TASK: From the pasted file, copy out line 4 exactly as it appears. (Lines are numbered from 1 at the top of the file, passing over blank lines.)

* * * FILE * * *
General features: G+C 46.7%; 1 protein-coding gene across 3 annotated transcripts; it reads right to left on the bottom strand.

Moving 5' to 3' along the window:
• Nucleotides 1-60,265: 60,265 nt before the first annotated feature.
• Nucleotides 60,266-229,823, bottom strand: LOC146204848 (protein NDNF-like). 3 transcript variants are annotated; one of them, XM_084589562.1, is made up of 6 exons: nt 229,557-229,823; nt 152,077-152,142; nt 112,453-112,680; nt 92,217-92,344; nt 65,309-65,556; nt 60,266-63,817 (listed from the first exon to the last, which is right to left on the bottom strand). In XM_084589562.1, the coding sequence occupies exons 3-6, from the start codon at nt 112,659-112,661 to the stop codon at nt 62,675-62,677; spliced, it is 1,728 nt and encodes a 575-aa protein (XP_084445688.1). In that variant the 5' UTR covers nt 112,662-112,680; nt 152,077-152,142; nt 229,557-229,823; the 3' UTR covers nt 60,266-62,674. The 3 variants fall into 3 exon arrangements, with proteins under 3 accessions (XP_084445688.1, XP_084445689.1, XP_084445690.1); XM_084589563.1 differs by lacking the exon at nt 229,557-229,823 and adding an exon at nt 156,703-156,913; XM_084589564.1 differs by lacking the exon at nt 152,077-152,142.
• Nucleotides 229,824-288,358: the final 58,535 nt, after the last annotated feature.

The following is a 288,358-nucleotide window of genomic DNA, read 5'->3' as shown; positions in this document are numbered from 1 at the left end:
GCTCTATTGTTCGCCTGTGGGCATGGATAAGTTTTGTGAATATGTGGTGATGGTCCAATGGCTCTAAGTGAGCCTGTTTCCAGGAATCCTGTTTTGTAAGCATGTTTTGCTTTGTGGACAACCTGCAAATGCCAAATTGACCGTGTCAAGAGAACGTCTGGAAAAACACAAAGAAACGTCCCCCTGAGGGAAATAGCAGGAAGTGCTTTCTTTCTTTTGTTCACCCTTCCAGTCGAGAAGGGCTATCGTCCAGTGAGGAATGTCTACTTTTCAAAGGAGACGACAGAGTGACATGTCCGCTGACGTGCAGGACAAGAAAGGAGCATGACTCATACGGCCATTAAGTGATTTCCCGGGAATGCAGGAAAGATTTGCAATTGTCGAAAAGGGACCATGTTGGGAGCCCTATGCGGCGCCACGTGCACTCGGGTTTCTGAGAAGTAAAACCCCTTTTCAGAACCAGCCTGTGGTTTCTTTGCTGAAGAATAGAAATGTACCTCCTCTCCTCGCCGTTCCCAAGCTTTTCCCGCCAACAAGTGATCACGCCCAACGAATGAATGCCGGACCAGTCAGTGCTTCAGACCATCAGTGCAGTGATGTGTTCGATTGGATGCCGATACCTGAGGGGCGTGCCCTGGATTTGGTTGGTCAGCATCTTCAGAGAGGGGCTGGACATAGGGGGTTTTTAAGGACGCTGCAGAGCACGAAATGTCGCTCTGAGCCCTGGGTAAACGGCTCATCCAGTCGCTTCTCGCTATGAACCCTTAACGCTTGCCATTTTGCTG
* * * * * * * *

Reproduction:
• Nucleotides 60,266-229,823, bottom strand: LOC146204848 (protein NDNF-like). 3 transcript variants are annotated; one of them, XM_084589562.1, is made up of 6 exons: nt 229,557-229,823; nt 152,077-152,142; nt 112,453-112,680; nt 92,217-92,344; nt 65,309-65,556; nt 60,266-63,817 (listed from the first exon to the last, which is right to left on the bottom strand). In XM_084589562.1, the coding sequence occupies exons 3-6, from the start codon at nt 112,659-112,661 to the stop codon at nt 62,675-62,677; spliced, it is 1,728 nt and encodes a 575-aa protein (XP_084445688.1). In that variant the 5' UTR covers nt 112,662-112,680; nt 152,077-152,142; nt 229,557-229,823; the 3' UTR covers nt 60,266-62,674. The 3 variants fall into 3 exon arrangements, with proteins under 3 accessions (XP_084445688.1, XP_084445689.1, XP_084445690.1); XM_084589563.1 differs by lacking the exon at nt 229,557-229,823 and adding an exon at nt 156,703-156,913; XM_084589564.1 differs by lacking the exon at nt 152,077-152,142.